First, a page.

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Title: Functional analysis of the Id4 protein by conditional overexpression
Author: Mirotsou, Maria
ISNI:       0000 0001 3410 9539
Awarding Body: University of London
Current Institution: University College London (University of London)
Date of Award: 2001
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The Id4 protein is a member of a subclass of helix-loop-helix (HLH) proteins, which are involved in the regulation of transcription as well as cell growth and differentiation. It has been shown that during mouse development the Id4 is exclusively expressed to the developing nervous system. In adult tissues, Id4 expression is more widespread and most abundant in brain, kidney and testis. The Cre/loxP recombination system is a powerful tool that allows in vivo modifications of genes in a tissue/time restricted way. This thesis will describe the employment of the Cre/loxP system, in order to assess the importance of the Id4 protein in the development and cell lineage specification of the central nervous system in vivo. In addition, the same system was used to address the question of functional redundancy of the Id genes by ectopically expressing Id4 in thymocytes in vivo First, mice carrying a dormant Id4 transgene were characterised. In these mice, expression of the Id4 transgene is blocked by transcriptional and translation stop signals (TSS), situated between the promoter and the Id4 gene. The TSS are flanked by loxP sites and can be deleted through Cre/loxP mediated recombination. To activate the dormant Id4 gene specifically in neuronal cells, mice were generated by Dr Elisa Cinato. These mice express the Cre recombinase in the developing nervous system and adult brain. Mating of the two transgenic lines resulted in mice, which overexpressed the Id4 protein specifically in the nervous system. In these mice, accumulation of neurons and reduction in glial cells in the cerebral cortex was observed. The shift in the neural cells numbers was accompanied by proliferation and apoptosis. These results establish the importance of Id4 protein in neural cell fate determination and differentiation. Simultaneously, the Id4 transgenic mice were mated with mice expressing the Cre recombinase in thymocyte specific way. The mice generated from these matings overexpressed Id4 in thymocytes. This expression resulted in disrupted thymocyte development and resembled the effect of overexpression of other Id proteins in thymocytes. Since the Id4 is not normally expressed in thymocyte, our results support the idea of functional redundancy of the Id genes.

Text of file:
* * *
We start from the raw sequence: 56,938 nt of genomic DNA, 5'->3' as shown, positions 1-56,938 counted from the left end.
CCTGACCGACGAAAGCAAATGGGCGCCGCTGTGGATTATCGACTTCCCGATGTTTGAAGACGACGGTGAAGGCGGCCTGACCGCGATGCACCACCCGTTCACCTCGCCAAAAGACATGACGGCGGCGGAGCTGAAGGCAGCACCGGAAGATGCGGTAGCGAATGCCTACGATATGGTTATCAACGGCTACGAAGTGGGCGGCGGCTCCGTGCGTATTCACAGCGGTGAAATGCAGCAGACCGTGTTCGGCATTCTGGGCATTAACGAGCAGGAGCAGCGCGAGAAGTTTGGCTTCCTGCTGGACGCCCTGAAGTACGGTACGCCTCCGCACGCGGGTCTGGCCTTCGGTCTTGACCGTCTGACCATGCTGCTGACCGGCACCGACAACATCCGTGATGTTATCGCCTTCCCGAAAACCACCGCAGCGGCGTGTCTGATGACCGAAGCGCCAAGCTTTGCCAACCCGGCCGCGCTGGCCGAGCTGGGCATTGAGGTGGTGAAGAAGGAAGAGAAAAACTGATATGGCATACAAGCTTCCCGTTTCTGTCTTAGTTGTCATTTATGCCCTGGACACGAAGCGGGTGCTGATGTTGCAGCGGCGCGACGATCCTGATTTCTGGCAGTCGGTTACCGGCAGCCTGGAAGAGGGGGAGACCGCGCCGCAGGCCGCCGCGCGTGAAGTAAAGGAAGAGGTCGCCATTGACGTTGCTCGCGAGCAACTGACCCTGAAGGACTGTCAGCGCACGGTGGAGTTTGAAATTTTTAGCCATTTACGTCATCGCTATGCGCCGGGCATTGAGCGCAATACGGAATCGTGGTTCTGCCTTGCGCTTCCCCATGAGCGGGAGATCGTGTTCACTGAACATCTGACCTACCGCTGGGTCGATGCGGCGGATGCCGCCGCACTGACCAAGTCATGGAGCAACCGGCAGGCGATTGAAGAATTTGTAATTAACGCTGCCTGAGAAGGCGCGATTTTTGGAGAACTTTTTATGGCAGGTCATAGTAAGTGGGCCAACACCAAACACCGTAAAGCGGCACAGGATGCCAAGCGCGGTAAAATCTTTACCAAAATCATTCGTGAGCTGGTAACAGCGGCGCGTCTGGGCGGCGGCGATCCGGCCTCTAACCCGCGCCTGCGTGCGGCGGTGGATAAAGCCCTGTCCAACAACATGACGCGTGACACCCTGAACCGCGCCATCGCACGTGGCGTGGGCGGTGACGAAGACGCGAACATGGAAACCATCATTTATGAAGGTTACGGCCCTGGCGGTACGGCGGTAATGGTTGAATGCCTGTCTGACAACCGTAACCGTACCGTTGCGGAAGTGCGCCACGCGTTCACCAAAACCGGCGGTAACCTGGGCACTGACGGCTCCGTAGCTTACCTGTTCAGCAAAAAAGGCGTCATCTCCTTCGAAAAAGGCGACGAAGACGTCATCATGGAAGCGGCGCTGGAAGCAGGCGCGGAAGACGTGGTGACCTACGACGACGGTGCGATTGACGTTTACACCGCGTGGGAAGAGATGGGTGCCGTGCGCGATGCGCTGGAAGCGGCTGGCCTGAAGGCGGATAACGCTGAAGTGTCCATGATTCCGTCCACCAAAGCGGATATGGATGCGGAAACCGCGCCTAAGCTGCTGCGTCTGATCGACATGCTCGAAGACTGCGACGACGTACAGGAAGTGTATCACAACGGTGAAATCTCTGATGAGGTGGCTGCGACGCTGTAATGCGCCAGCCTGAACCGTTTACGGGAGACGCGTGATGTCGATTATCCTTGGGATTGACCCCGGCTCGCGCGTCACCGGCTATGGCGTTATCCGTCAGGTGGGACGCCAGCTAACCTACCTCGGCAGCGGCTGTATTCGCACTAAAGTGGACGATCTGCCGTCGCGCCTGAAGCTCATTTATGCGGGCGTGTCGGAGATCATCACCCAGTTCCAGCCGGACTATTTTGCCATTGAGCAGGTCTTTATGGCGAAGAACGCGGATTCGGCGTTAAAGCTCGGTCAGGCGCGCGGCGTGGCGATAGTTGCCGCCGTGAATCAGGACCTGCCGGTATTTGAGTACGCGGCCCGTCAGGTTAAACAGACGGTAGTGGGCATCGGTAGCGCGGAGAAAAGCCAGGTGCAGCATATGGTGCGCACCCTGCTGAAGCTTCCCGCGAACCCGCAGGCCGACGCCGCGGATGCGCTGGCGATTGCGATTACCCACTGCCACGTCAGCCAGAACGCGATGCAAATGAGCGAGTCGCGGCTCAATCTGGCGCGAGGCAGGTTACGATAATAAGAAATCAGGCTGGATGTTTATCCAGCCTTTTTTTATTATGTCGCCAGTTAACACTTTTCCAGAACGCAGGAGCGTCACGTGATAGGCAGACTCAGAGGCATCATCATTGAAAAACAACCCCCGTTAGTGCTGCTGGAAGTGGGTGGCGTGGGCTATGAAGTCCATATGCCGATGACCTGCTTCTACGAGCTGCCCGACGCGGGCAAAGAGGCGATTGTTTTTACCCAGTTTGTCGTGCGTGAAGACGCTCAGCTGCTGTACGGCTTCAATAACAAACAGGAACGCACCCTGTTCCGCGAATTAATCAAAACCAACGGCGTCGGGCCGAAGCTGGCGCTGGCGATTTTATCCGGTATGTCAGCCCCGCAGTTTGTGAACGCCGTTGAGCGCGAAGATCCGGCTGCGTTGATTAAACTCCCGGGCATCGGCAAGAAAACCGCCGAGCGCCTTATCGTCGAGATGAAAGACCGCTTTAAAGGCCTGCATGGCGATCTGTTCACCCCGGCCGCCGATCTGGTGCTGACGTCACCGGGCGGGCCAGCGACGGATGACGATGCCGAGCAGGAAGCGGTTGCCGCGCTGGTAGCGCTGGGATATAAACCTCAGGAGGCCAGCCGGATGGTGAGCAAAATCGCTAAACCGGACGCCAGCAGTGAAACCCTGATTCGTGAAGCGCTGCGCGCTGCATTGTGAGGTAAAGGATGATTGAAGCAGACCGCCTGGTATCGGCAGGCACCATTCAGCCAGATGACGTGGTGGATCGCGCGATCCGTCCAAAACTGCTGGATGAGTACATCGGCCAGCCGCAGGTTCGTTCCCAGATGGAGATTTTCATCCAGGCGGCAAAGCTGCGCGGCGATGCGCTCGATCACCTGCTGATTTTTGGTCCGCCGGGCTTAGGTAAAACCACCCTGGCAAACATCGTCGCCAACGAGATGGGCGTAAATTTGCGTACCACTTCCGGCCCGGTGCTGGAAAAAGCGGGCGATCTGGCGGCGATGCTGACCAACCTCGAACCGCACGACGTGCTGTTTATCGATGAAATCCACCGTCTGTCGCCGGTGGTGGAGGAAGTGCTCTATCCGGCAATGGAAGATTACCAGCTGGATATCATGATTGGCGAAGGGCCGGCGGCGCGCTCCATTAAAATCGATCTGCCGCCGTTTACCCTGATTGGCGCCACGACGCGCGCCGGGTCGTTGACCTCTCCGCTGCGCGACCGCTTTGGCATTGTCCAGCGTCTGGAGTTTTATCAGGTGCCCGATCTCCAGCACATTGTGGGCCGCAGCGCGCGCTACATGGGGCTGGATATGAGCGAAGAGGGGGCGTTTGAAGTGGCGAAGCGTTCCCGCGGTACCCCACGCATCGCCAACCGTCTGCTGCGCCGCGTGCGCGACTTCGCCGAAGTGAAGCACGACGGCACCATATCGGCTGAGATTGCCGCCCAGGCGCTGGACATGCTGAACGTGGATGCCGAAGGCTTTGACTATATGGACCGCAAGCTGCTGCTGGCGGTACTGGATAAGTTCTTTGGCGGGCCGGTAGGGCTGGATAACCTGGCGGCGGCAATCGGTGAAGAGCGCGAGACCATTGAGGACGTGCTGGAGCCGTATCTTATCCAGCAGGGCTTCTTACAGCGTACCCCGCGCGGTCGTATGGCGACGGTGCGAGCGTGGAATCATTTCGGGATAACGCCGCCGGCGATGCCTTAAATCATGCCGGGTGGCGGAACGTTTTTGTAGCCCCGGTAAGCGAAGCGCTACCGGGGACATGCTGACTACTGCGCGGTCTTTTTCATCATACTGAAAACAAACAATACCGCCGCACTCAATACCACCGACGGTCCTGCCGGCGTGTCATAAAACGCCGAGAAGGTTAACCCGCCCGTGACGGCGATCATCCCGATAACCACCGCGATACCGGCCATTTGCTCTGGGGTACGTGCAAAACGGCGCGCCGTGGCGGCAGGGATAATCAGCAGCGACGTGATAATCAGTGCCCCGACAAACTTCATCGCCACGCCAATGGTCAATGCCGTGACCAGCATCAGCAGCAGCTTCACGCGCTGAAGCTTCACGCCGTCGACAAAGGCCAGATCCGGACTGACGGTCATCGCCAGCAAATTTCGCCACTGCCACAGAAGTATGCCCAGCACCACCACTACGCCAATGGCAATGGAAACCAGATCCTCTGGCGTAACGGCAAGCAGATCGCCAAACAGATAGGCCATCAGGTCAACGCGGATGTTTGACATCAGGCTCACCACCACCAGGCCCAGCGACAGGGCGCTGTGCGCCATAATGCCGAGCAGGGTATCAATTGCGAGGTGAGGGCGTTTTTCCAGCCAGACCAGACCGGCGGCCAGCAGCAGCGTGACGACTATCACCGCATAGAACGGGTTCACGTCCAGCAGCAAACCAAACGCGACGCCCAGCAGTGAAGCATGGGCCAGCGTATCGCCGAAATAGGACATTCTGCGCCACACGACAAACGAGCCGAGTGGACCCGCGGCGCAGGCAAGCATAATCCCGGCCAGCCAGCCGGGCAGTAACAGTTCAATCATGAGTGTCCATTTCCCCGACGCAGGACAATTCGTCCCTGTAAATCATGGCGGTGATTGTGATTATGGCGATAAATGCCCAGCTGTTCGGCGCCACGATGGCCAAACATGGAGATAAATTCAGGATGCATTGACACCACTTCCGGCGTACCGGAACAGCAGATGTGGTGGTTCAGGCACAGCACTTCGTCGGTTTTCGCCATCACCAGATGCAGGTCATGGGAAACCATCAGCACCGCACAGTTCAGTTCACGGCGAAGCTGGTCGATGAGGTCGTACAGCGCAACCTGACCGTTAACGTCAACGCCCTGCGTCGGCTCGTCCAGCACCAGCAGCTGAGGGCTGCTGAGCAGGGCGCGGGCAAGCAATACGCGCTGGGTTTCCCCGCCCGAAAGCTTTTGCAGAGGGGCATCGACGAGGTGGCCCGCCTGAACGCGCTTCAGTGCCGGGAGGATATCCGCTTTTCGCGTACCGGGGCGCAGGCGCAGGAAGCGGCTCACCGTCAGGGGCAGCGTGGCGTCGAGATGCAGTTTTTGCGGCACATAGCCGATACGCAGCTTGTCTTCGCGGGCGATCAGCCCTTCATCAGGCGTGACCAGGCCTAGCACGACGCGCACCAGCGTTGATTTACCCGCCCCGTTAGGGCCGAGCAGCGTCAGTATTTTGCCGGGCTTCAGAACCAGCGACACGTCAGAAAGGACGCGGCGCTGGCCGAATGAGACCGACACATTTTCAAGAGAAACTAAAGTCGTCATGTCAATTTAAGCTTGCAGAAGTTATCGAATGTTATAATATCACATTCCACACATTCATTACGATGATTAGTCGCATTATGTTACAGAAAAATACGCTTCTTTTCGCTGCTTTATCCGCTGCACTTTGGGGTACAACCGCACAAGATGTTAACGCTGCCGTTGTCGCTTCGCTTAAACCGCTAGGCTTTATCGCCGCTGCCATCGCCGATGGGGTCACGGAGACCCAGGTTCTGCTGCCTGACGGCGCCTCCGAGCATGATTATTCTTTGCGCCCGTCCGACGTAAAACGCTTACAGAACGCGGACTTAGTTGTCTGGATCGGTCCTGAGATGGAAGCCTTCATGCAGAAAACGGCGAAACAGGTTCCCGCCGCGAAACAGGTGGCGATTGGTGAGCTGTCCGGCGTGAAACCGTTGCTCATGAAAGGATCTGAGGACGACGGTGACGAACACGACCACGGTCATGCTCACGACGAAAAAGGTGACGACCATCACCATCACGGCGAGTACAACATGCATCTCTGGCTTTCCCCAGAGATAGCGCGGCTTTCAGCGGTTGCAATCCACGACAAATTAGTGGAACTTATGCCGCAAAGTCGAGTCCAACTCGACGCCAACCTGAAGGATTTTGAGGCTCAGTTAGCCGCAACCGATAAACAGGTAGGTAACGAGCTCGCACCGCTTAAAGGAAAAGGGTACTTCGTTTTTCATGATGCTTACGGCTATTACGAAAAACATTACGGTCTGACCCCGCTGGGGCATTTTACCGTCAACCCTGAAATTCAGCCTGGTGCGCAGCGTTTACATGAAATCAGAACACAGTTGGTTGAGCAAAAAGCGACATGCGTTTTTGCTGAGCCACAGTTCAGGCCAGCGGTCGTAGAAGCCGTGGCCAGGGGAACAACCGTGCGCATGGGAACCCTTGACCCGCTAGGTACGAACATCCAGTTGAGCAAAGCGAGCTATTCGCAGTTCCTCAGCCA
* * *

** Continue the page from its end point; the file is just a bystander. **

Supervisor: Not available Sponsor: Not available
Qualification Name: Thesis (Ph.D.) Qualification Level: Doctoral
EThOS ID:  DOI: Not available
Keywords: Biochemistry